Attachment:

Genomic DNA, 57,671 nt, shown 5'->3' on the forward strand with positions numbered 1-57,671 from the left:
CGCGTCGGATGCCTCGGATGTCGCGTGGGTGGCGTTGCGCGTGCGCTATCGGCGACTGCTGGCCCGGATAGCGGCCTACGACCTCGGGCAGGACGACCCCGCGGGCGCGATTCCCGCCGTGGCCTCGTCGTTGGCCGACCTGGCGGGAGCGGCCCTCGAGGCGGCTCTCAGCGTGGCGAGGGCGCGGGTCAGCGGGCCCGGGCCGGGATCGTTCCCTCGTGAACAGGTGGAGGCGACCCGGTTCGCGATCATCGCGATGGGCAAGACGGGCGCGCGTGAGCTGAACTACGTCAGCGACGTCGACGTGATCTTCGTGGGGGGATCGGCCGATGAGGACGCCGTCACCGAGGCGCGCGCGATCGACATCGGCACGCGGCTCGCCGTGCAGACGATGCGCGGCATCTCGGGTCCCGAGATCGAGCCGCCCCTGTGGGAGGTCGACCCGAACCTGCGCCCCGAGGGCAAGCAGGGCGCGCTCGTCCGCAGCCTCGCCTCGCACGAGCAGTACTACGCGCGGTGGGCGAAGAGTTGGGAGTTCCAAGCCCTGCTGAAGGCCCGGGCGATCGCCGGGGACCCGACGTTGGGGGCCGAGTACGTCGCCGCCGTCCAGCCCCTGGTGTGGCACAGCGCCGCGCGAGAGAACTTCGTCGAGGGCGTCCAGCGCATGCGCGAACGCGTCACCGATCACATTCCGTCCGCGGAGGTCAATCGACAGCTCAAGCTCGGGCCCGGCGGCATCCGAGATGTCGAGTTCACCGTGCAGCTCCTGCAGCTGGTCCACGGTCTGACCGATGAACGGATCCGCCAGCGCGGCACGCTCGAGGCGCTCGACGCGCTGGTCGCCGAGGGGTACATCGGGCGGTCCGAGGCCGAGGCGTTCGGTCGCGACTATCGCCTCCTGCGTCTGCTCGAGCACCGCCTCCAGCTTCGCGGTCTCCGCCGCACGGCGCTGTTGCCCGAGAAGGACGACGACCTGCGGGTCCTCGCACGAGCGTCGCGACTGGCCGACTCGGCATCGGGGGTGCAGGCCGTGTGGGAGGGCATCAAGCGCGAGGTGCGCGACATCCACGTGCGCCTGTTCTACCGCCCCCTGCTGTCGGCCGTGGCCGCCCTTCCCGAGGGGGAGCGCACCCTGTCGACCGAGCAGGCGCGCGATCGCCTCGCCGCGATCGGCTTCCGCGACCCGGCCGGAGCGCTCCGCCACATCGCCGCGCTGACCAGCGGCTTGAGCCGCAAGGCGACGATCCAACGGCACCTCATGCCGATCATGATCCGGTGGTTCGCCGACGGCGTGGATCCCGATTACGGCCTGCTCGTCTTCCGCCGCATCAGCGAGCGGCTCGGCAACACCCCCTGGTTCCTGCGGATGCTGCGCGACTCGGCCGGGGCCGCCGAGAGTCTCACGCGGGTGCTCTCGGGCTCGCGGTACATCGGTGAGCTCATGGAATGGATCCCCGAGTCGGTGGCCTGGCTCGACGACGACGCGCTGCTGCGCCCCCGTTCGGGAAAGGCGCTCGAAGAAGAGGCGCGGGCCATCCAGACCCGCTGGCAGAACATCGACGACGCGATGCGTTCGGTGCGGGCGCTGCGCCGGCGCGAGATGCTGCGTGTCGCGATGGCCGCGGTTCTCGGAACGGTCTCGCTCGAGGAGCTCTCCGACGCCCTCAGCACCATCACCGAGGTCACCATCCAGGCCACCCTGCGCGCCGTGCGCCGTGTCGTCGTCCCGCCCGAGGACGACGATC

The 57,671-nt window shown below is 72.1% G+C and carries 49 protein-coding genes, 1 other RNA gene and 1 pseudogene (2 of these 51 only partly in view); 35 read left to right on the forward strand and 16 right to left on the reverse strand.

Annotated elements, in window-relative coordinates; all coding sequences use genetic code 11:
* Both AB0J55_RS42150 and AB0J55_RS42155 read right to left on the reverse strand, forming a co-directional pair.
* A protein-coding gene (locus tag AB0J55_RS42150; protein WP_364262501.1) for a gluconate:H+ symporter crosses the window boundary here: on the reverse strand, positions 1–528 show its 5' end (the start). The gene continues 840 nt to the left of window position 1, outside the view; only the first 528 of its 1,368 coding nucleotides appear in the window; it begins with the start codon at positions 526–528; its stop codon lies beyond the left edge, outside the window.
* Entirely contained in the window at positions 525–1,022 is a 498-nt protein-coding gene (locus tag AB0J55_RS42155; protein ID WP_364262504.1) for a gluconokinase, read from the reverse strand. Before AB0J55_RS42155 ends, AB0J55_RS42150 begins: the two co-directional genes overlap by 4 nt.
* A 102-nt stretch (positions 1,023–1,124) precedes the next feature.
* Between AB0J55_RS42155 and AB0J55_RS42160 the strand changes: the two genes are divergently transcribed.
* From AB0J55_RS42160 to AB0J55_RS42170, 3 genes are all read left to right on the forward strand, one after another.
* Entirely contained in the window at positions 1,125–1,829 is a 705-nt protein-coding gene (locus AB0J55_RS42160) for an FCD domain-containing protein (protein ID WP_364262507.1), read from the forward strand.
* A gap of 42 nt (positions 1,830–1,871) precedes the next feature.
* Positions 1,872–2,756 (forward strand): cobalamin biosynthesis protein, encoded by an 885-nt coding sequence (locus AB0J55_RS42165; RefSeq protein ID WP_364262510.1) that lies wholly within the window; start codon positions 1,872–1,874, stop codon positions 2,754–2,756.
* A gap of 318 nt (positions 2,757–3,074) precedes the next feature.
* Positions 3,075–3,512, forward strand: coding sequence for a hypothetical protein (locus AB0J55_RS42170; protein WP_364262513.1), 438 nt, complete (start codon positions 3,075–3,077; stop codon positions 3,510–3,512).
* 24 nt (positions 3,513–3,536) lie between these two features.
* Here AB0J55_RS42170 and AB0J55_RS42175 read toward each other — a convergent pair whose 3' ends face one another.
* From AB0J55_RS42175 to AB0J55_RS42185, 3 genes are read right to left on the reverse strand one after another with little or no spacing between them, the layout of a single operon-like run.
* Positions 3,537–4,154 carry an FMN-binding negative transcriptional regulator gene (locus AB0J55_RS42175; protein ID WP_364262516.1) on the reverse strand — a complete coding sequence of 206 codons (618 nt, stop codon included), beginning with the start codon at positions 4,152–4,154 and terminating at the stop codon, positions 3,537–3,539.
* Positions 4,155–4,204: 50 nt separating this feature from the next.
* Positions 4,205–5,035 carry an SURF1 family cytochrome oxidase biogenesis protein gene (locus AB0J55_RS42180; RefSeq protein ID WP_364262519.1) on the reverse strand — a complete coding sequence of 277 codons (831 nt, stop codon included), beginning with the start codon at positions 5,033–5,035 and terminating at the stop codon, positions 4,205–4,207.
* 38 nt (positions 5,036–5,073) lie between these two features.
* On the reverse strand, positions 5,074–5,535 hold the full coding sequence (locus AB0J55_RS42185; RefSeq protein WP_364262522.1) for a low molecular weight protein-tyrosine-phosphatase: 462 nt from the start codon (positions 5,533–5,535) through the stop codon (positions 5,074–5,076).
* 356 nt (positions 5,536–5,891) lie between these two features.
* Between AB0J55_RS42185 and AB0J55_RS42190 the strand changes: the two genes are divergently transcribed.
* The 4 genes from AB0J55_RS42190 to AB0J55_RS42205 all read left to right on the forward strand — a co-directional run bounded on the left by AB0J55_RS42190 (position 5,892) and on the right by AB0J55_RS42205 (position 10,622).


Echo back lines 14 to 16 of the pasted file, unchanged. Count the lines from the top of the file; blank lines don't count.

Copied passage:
* A gap of 318 nt (positions 2,757–3,074) precedes the next feature.
* Positions 3,075–3,512, forward strand: coding sequence for a hypothetical protein (locus AB0J55_RS42170; protein WP_364262513.1), 438 nt, complete (start codon positions 3,075–3,077; stop codon positions 3,510–3,512).
* 24 nt (positions 3,513–3,536) lie between these two features.